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Home arrow Health arrow Mental Health arrow How to Stop an OCD Attack: 5 Things to Try Now

How to Stop an OCD Attack: 5 Things to Try Now

Written by Edibel Quintero, RD
Fact checked by Rosmy Barrios, MD
Last update: July 28, 2023
5 min read 1206 Views 0 Comments
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Sometimes, the fear can be overwhelming and cause your body to experience negative side effects. An OCD attack is one example of severe dissociation, but how do you stop it? We provide 5 ways you can settle these attacks and be in a calming mindset.

How to stop an OCD attack

Trying to overcome obsessive thoughts can be challenging. 

Certain thoughts and feelings might make the obsessive-compulsive disorder (OCD) worse. Some people often lose control over their mental state when the overwhelming panic doesn’t settle down. In time, attacks become more demanding, which can really take a toll on your health.

Finding ways to prevent these attacks could help you effectively manage OCD. When the intrusive thought pops into your head, you’ll know exactly what to do next. Commonly prescribed drugs aren’t always the answer to controlling those OCD thoughts.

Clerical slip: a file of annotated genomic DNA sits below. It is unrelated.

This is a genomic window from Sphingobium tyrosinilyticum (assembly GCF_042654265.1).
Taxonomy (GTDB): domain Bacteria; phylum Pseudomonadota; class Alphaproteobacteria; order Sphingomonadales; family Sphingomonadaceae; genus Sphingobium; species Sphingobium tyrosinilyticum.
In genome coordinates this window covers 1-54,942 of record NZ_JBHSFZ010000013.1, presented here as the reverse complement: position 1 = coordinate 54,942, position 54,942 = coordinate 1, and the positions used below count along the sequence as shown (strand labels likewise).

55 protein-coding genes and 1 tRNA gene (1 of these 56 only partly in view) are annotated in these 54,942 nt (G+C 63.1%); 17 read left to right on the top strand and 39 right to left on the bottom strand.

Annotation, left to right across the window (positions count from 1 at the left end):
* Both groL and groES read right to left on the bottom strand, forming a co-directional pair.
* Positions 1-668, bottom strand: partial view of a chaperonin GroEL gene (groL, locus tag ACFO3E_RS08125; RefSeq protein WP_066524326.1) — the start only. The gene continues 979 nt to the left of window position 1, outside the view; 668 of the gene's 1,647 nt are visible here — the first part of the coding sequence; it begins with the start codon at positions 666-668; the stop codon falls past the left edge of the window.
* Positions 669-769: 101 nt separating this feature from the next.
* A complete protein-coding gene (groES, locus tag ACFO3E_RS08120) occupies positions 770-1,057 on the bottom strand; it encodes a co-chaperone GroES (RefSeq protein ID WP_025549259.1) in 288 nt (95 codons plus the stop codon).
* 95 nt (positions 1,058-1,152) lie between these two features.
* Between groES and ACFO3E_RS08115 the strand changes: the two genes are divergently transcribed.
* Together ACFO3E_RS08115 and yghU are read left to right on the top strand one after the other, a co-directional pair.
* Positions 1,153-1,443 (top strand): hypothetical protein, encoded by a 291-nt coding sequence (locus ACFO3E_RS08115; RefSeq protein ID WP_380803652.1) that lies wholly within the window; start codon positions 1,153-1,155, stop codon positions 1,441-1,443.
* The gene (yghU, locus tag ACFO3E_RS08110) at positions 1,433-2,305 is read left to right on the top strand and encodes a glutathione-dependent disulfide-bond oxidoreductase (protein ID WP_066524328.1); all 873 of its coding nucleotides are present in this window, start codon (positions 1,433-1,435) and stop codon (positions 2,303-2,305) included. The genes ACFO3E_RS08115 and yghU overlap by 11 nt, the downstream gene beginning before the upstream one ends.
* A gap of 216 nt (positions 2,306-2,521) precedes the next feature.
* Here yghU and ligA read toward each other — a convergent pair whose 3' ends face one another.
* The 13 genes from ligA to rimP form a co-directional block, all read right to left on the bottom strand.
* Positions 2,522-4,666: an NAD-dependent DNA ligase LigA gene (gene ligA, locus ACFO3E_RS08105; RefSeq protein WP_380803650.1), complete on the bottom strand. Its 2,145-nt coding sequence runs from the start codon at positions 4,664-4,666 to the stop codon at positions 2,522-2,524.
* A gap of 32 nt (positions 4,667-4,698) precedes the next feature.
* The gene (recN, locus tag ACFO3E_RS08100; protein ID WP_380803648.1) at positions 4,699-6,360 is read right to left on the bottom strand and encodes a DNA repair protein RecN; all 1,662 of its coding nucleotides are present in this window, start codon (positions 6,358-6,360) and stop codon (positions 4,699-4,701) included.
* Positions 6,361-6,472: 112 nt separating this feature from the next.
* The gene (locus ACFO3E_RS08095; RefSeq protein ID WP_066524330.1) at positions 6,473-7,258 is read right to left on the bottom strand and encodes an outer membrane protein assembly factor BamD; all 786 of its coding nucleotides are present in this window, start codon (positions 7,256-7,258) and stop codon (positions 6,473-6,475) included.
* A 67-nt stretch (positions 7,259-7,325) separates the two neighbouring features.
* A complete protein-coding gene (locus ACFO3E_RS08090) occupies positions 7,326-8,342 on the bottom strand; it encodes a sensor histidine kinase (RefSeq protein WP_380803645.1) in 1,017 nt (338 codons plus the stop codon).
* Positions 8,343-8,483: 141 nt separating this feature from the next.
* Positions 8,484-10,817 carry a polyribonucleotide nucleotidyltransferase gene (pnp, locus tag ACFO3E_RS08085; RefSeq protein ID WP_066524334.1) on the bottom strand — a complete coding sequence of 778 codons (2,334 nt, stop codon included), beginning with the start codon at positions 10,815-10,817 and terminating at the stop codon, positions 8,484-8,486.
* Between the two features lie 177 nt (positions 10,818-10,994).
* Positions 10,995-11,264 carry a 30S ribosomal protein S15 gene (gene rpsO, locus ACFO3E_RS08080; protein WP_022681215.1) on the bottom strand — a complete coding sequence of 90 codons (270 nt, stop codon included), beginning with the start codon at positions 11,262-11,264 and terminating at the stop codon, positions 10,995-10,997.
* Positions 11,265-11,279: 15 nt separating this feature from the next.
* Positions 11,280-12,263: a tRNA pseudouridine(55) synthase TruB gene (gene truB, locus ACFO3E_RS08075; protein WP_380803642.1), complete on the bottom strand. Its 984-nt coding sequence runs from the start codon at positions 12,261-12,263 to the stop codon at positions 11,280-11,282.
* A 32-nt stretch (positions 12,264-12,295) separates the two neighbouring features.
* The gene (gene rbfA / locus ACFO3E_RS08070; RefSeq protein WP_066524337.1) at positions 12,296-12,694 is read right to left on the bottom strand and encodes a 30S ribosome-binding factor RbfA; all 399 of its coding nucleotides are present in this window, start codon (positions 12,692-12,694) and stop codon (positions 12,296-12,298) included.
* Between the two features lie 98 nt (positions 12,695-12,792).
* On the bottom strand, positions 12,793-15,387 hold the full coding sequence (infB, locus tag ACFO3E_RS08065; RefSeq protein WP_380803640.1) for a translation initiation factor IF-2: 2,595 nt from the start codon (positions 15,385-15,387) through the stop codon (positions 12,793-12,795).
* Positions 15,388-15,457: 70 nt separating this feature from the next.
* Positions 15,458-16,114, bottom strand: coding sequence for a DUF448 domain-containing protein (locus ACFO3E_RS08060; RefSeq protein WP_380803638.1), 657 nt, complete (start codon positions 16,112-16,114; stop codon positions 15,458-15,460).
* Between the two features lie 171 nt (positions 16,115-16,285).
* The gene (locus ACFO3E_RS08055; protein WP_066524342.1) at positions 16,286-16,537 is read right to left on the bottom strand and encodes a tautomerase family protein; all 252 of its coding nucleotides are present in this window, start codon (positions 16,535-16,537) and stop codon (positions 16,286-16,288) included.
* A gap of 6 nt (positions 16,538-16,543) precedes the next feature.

In this article, you’ll discover 5 ways to stop OCD attacks without medication.

5 Ways to Stop an OCD Attack

  1. Face your triggers
  2. Be self-aware
  3. Find a support
  4. Utilize relaxation techniques
  5. Try therapy

How to Stop an OCD Attack? 5 Tried-and-Tested Ways

People will always have different ways of calming intrusive thoughts. One person may feel comfortable talking to a mental health professional, while someone else prefers anti-anxiety medication. It depends on your OCD episodes and response to emotional distress.

Here are 5 ways you could stop OCD attacks: